Nettie Speedy: Female Journalist, Founder of Chicago Women’s G.C. February 12, 2021 By Jacob Levin

A newspaper article written by Nettie George Speedy in The Chicago Defender in 1922. (The Chicago Defender)

This article is included in a series written by Jacob Levin highlighting the USGA Golf Museum and Library’s African American Newspaper Archive (AANA). Levin serves as the project’s archivist and is a Ph.D. candidate at American University studying the intersection of sports, religion, race and civil rights in America. The series is inspired by articles from The Chicago Defender, one of two newspapers currently included in the AANA. During the early and mid-20th century, The Chicago Defender was the nation’s most influential and widely circulated African-American newspaper.  

Like many industries, journalism is often (accurately) described as a “boys’ club,” so imagine what an indomitable presence Nettie George Speedy must have been to become the “Dean of Women Journalists,” as she was called later in her career.

Nettie George was born in Winchester, Ky., in November 1878. She worked for several newspapers during her career, including The Spokesman, The Metropolitan Post, and most famously for The Chicago Defender. Her main writing topics included courts, crime, theater and sports, and she was a tireless advocate for African Americans, especially African-American women.

Nettie George married Walter Speedy Sr. in 1909. Speedy worked as a tailor, but one of his strongest passions was golf. He quickly became one of the best players not only in the Chicago area,  but nationally. However, in the early 20th century he and other African-American golfers were barred from entering city and state tournaments, even those held on public courses, simply because they were Black.

This racial discrimination became a frequent topic of Nettie’s newspaper columns, as she advocated that golf tournaments be open to the best competitors, regardless of race. Prior to 1920, there were no official racial barriers in Chicago’s Amateur City Tournament, but when a Black man made it to the semifinals and had a chance to defeat a white golfer, a group of local officials sought to block African Americans from competing. As Speedy put it in her column of Aug. 5, 1922:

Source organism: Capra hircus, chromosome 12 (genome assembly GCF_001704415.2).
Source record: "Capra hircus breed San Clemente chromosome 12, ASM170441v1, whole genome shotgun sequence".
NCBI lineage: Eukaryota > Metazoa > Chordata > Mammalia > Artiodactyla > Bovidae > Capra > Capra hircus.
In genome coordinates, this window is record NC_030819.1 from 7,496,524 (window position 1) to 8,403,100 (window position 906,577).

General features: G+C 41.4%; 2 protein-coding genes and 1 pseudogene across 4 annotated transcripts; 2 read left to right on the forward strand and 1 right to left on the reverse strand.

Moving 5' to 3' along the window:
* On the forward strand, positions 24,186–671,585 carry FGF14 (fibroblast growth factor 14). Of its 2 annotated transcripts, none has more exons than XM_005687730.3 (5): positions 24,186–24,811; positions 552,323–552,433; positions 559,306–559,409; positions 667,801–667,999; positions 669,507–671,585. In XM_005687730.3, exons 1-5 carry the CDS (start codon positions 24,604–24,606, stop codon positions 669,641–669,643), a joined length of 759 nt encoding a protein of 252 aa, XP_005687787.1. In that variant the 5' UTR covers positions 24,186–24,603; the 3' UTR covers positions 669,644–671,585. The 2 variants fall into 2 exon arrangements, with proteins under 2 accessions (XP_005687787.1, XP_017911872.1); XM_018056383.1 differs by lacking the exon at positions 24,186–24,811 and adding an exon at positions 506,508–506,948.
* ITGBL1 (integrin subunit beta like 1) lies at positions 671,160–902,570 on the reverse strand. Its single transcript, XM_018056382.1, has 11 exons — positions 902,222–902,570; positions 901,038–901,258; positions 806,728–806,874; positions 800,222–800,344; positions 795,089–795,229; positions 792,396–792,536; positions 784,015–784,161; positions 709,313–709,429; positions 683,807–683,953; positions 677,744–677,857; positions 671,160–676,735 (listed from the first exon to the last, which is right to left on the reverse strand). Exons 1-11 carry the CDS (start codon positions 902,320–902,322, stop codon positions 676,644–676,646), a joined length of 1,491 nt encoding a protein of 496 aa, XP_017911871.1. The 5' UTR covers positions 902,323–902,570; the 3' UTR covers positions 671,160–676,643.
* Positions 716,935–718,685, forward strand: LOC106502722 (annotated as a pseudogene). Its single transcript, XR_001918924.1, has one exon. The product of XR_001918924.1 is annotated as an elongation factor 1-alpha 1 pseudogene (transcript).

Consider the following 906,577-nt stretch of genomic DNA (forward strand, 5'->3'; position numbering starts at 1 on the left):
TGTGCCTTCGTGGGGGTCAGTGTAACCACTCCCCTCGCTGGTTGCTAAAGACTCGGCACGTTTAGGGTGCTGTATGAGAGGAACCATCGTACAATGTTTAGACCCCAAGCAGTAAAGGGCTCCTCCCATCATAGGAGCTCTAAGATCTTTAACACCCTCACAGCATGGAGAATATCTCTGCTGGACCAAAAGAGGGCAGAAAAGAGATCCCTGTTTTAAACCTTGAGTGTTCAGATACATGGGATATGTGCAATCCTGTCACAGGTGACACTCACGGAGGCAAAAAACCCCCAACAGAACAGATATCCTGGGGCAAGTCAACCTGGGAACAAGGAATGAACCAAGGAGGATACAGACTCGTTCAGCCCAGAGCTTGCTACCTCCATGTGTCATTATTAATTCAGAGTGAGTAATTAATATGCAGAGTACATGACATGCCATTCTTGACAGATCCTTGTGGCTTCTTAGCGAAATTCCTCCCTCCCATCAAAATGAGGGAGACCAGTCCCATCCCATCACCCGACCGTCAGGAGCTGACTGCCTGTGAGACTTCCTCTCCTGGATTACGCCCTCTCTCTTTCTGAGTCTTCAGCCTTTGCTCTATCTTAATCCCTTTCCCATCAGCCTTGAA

“Until the year 1920 there were no restrictions as to entry, only that you should have been a resident of Chicago for one year. In 1918 there were three of our Group, Robert Ball, Walter Speedy and Henry B. Johnson, to qualify for the tournament. No attention was paid to them, at that time, but when Robert Ball played in the semi-finals and there was a possible chance of a Race man wearing the golf crown of the city, someone commenced to get busy. Then, in my opinion, a conspiracy was hatched between Georgia prejudice and Illinois diplomacy which would prevent Race men from participating in the tournament.”

In 1937, Nettie George Speedy founded the Chicago Women’s Golf Club to raise interest in golf among Chicago’s African-American women, sponsoring competitions and developing young players. As the club grew, it became a premier social organization for Black women in the city.

When the Chicago Women’s G.C. was accepted as a USGA Member Club in 1956, its members were permitted to compete in USGA championships. As a result, Ann Gregory, a member of the Chicago Women’s G.C., became the first African-American woman to compete in a USGA championship, playing in both the U.S. Women’s Open and U.S. Women’s Amateur in 1956.

Nettie George Speedy’s legacy is multifaceted and deep. Her years of dogged journalism, advocacy for African-American and women’s rights, and her promotion of the game introduced many to golf. Of all the things she accomplished during her life, her mentorship of African Americans around Chicago remains the most powerful force. The Chicago Women’s G.C. is still going strong after eight decades, and the Walter and Nettie George Speedy Foundation uses golf to promote leadership development among young adult African Americans.

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As the global repository for golf’s shared history, the USGA Golf Museum and Library is committed to elevating diverse perspectives. Since 2014, the Museum has pursued the collection and cataloging of all mentions of golf in two of the nation’s longest running and most widely circulated African-American newspapers, the Baltimore Afro-American (1898-1988) and The Chicago Defender (1909-1979). More than 24,000 articles have been captured in the African American Newspaper Archive (AANA), providing an authentic representation of this critical, but historically underrepresented group in golf history. Due to the breadth of subjects covered, the AANA will serve as a powerful resource for research on race, class, gender, politics, sports, leisure, competition and education in the United States throughout the 20th century. 

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